On the cellular side with in collaboration with Professor Farida Fortune, Professor Miles Stanford and Dr Harry Petrushkin, Graham has investigated the functional relevance of the HLA-MICA coexpression identified by his genetic studies in BD. The results show that while a differential response of inhibition of killing in patients compared to controls. This may have an important effect on NK cell function and we are currently sequencing the molecules involved in NK control.

Other activities

  • Honorary Secretary of The International Society for Behcet’s Disease
  • Vice-President and President-elect of the International Society of Inflammation Societies
  • Deputy Director of the Graduate School of the College of Medical and Dental Sciences

Publications

Anuforom O, Wallace GR, Buckner MM and Piddock LJ (2016) Ciprofloxacin and ceftriaxone alter cytokine responses, but not Toll-like receptors, to Salmonella infection in vitro. J Antimicrob Chemother 71(7):1826-33

Morton LT, Situnayake D and Wallace GR (2016) Genetics and epigenetics of Behçet's syndrome. Curr Opin Rheumatol 28(1):39-44

Petrushkin H, Thomas D, Vaughan R, Kondeatis E, Stanford MR,  Edelsten C and Wallace GR (2015) Possession of the HLA-DRB1*1501 allele and visual outcome in idiopathic intermediate uveitis. JAMA Ophthalmol 133(4):482-3

Petrushkin H, Hasan MS, Stanford MR, Fortune F and Wallace GR (2015) Behcet’s Disease: Do natural killer cells play a significant role? Front Immunol 6:134

Kappen JH, Medina-Gomez C, van Hagen PM, Stolk L, Estrada K, Rivadeneira F, Uitterlinden AG, Stanford MR, Ben-Chetrit E, Wallace GR, Soylu M and van Laar JA (2015) Genome-wide association study in an admixed case series reveals IL12A as a new candidate in Behçet disease. PLoS One 10(3):e0119085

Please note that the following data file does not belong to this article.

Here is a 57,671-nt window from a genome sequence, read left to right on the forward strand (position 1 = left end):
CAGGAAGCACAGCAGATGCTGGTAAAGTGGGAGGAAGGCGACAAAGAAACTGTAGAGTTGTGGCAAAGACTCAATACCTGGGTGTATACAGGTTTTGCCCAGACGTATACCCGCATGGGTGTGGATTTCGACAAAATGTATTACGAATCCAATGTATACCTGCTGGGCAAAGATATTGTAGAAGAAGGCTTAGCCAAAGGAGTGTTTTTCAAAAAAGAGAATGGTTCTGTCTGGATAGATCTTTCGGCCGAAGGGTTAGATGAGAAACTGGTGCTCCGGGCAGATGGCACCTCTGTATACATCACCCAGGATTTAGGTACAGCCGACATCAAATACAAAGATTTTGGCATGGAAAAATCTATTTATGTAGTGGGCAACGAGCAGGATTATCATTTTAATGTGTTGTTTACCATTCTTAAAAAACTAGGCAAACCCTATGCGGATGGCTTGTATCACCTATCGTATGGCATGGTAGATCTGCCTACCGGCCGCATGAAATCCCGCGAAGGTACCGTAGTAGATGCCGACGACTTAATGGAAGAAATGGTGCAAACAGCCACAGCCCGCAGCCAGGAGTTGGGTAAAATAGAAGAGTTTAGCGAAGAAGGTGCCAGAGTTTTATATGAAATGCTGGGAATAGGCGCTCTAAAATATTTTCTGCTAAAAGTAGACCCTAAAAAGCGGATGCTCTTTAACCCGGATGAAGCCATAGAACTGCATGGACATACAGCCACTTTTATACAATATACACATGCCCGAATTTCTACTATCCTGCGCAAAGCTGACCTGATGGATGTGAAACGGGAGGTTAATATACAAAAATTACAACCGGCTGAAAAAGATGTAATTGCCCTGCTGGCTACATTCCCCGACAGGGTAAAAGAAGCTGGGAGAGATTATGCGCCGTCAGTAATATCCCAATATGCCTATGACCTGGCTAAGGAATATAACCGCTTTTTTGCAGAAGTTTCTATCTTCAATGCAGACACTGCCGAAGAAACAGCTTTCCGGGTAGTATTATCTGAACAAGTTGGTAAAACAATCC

Riddell NE, Burns VE, Wallace GR, Edwards KM, Drayson M, Redwine LS, Hong S, Bui JC, Fischer JC, Mills PJ and Bosch JA (2015) Progenitor cells are mobilized by acute psychological stress but not beta-adrenergic receptor agonist infusion. Brain Behav Immun 49:49-53

Barry RJ, Alsalem JA, Faassen J, Murray PI, Curnow SJ and Wallace GR (2015) Association analysis of TGFBR3 gene with Behçet’s Disease and Idiopathic Intermediate Uveitis in a Caucasian population. Br J Ophthalmol 99(5):696-9

Zalli A, Bosch JA, Goodyear O, Riddell N, McGettrick HM, Moss P and Wallace GR (2015) Targeting β2 adrenergic receptors regulate human T cell function directly and indirectly Brain Behavior and Immunity. Brain Behav Immun 45:211-8

Alsalem JA, Patel D, Susarla R, Coca-Prados M, Bland R, Walker EA, Rauz S and Wallace GR (2014) Characterization of Vitamin D Production by Human Ocular Barrier Cells. Invest Ophthalmol Vis Sci 55(4):2140-7

Susarla R,  Liu L, Walker EA, Bujalska IJ, Alsalem JA, Williams GP, Sreekantam S, Taylor AE, Tallouzi M, Southworth HS, Murray PI, Wallace GR and Rauz S (2014) Cortisol Biosynthesis in the Human Ocular Surface Innate Immune Response. PLoS One 9(4):e94913

Wallace GR (2014) HLA-B*51 the primary risk in Behçet disease. Proc Natl Acad Sci U S A 111(24):8706-7

Lee YJ, Horie Y, Wallace GR, Choi YS, Park JA, Song R, Kang YM, Kang SW, Baek HJ, Kitaichi N, Meguro A, Mizuki N, Namba K, Ishida S, Kim J, Niemczek E, Lee EY, Song YW, Ohno S and Lee EB (2013) Genome-wide association study identifies GIMAP as a novel susceptibility locus for Behçet’s disease. Ann Rheum Dis 72(9):1510-6

Quax RA, van Laar JAM, van Heerebeek R, Greiner K, Ben-Chetrit E, Stanford M, Wallace GR, Fortune F, Ghabra M, Soylu M, Hazes JM, Lamberts SW, Kappen JH, van Hagen PM, Koper JW and Feelders RA (2012) Glucocorticoid sensitivity in Behçet's disease. Endocr Connect 1(2):103-11

Shafi S, Vantourout P, Wallace G, Antoun A, Vaughan R, Stanford M and Hayday A (2011) An NKG2D-mediated human lymphoid stress surveillance response with high interindividual variationSci Transl Med 3(113):113ra124

Remmers EF, Cosan F, Kirino Y, Ombrello MJ, Abaci N, Satorius C, Le JM,  Yang B, Korman BD, Cakiris A, Aglar O, Emrence Z, Azakli H, Ustek D, Tugal-Tutkun I, Akman-Demir G, Chen W, Amos CI, Dizon MB, Kose AA, Azizlerli G, Erer B, Brand OJ, Kaklamani VG, Kaklamanis P, Ben-Chetrit E, Stanford M, Fortune F, Ghabra M, Ollier WE, Cho YH, Bang D, O'Shea J, Wallace GR, Gadina M, Kastner DL and Gül A (2010) Genome-wide association study identifies variants in MHC class I, IL10 and IL23R-IL12RB2 regions associated with Behcet’s Disease. Nat Genet 42(8):698-702